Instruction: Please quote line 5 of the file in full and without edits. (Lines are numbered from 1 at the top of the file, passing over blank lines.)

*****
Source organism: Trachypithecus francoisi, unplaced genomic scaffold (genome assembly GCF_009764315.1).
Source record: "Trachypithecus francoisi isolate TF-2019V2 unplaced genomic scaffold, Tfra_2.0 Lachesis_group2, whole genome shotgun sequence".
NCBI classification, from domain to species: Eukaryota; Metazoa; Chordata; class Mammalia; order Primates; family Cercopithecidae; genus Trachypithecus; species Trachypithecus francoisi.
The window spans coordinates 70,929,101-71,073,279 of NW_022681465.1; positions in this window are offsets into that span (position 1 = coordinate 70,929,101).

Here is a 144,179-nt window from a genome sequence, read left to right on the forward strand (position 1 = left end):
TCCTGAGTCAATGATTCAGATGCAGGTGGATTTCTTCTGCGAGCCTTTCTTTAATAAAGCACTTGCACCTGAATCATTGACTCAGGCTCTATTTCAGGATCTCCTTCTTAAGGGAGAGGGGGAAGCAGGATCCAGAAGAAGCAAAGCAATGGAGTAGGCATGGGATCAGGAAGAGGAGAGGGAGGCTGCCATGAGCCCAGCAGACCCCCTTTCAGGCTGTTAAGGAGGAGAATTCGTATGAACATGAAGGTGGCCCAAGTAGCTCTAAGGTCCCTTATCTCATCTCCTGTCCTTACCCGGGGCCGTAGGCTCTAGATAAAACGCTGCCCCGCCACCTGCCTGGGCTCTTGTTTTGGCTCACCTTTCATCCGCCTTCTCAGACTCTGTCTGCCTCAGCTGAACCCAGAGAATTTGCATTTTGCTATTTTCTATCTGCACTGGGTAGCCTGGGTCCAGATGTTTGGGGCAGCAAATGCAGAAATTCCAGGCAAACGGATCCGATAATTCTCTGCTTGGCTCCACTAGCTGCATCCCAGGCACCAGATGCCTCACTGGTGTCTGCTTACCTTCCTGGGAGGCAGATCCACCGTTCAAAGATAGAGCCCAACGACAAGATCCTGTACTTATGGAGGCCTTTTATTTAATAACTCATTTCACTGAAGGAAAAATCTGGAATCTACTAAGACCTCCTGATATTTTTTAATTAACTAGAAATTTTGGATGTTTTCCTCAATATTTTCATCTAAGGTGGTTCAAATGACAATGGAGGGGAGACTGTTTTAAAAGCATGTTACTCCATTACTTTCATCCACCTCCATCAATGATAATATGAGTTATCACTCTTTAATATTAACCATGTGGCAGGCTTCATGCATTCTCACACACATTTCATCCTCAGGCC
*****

Here is a 144,179-nt window from a genome sequence, read left to right on the forward strand (position 1 = left end):